Madison Jackson started as an intern at The Boston Lede, fetching coffee and grabbing quotes for senior writers. But she finds herself thrust into the spotlight when Dahlia Kennedy, a prominent socialite charged with a gruesome murder, latches onto her. Madison must decide how far she’s willing to go and how much to trust Dahlia to get her shot at becoming an ace reporter.
The story starts strong, pulling the reader in with the mystery. A constant back and forth of whether or not Dahlia actually committed the murder creates a palpable tension that moves the mystery forward. But about halfway through, the push and pull without any clear evolution in sight for the characters becomes tedious. After so much buildup on the mystery, when the truth comes to light, it’s more a relief than satisfying.
While the overall plot falls flat, Dunn does capture the newsroom politics well. It’s the nature of these dynamics that define Madison’s character development throughout the story. She starts as a typical, shy intern and it seems like she’s going to make a name for herself. But the path she takes to do that leads to selfish decisions that hurt others, making her a rather unlikeable character.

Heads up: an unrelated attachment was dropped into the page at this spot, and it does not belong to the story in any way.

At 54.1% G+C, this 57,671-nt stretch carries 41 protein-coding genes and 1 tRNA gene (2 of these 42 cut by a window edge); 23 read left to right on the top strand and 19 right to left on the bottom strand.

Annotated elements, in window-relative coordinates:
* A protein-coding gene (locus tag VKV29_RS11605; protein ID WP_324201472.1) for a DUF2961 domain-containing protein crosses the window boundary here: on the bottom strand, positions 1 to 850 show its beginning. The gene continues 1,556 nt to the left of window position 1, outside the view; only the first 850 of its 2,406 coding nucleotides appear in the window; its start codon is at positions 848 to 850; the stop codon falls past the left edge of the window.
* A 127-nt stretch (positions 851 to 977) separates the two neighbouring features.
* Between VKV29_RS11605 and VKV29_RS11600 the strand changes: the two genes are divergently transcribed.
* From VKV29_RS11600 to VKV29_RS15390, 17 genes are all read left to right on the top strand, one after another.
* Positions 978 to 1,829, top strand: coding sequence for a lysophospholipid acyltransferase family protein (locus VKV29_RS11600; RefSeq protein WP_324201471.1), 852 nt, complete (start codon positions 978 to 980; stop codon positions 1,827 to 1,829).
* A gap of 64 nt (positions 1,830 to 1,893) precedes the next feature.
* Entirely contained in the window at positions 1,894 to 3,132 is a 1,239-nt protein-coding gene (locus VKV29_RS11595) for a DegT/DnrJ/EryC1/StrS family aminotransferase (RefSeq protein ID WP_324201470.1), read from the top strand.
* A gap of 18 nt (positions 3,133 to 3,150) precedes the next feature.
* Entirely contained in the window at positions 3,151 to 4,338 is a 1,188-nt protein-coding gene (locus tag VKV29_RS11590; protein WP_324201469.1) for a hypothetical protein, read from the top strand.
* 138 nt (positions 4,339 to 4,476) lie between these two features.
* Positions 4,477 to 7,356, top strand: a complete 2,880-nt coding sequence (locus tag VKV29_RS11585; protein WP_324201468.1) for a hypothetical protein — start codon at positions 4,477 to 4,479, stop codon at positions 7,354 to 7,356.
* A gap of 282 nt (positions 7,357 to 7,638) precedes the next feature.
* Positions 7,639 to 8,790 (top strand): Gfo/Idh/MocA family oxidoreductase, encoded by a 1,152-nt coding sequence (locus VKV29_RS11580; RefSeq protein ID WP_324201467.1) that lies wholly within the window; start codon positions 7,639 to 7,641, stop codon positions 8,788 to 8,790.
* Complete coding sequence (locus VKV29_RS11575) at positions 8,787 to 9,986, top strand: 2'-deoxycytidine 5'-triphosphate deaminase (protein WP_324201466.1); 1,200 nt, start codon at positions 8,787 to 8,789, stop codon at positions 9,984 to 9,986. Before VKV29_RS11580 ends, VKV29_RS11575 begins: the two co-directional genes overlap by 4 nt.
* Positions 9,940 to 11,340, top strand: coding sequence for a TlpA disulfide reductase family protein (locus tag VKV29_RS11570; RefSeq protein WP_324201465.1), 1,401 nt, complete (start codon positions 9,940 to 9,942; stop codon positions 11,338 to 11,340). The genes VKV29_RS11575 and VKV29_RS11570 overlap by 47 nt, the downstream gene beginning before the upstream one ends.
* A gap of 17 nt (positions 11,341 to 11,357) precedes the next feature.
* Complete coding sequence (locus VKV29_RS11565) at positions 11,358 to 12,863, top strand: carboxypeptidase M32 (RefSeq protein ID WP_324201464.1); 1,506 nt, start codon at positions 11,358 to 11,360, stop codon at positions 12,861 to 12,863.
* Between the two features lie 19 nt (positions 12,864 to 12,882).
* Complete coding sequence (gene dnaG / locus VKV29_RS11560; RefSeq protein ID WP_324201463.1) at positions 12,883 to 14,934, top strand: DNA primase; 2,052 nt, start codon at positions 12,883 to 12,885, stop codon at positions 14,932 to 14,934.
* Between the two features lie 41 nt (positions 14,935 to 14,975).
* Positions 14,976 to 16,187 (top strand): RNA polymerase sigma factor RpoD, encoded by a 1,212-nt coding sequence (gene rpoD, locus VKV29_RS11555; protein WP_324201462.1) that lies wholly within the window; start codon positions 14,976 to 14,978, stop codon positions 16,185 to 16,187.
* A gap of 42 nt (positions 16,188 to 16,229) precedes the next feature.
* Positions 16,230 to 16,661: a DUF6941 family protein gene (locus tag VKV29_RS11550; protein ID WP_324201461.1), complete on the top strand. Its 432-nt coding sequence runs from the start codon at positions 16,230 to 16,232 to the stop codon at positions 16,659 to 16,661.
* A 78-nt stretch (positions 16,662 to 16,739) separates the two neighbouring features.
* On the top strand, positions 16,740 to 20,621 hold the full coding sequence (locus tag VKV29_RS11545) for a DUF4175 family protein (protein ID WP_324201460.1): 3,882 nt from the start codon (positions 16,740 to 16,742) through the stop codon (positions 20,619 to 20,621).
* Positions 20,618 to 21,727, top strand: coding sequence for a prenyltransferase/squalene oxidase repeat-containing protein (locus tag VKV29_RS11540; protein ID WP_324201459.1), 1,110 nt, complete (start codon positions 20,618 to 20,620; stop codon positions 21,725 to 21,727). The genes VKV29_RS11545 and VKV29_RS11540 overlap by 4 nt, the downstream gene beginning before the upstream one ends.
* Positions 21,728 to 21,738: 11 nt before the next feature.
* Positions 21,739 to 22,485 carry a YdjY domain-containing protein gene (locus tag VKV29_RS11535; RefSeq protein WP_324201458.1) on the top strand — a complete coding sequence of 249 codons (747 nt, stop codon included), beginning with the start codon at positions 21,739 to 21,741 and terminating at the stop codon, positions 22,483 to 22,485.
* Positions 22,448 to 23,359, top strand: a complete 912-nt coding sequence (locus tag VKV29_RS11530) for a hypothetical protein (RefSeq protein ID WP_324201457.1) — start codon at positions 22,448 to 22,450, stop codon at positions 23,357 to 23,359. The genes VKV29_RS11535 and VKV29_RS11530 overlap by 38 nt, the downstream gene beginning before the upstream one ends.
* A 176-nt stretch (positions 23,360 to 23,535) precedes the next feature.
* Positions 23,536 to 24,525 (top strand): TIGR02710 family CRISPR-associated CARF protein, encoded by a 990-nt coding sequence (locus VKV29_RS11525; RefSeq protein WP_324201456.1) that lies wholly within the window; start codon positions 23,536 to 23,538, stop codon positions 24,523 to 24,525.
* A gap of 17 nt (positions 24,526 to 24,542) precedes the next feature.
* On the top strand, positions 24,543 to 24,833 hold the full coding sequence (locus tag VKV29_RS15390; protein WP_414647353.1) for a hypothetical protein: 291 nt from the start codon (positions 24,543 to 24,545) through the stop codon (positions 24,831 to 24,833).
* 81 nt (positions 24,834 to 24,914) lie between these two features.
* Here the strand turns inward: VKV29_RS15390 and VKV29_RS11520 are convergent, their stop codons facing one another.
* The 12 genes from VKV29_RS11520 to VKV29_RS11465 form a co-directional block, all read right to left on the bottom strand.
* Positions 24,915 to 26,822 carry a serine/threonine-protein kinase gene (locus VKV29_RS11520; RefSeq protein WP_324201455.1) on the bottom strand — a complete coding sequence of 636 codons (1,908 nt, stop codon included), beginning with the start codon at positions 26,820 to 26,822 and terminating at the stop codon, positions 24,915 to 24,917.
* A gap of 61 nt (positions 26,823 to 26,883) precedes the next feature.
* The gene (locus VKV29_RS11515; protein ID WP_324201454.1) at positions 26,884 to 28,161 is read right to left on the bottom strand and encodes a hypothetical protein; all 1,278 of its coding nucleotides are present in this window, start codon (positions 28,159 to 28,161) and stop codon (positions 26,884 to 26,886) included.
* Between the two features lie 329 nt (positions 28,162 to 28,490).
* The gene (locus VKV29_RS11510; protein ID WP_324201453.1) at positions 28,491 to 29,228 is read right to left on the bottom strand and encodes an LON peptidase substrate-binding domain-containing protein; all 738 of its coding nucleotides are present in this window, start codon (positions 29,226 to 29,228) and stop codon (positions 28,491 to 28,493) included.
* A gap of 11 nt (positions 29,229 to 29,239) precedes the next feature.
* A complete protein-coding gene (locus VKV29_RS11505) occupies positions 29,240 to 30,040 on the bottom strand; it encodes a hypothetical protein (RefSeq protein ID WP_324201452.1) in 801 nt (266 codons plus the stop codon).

Unlikeability in a character isn’t necessarily a bad thing, but between her devolving character arc and the tiresome plot, it doesn’t leave much for the reader to root for. Especially because most of the characters are unlikeable. The diversity of supporting characters made the story feel real, but there was very little to like about most of them.
The artwork helps keep the story moving even after the pacing starts to fall short. Vibrant colors make every panel pop on its own. And yet it has a style that still feels very noir, keeping in line with the mystery genre.
Bury the Lede is a solid 3 stars because it did keep me entertained for the most part.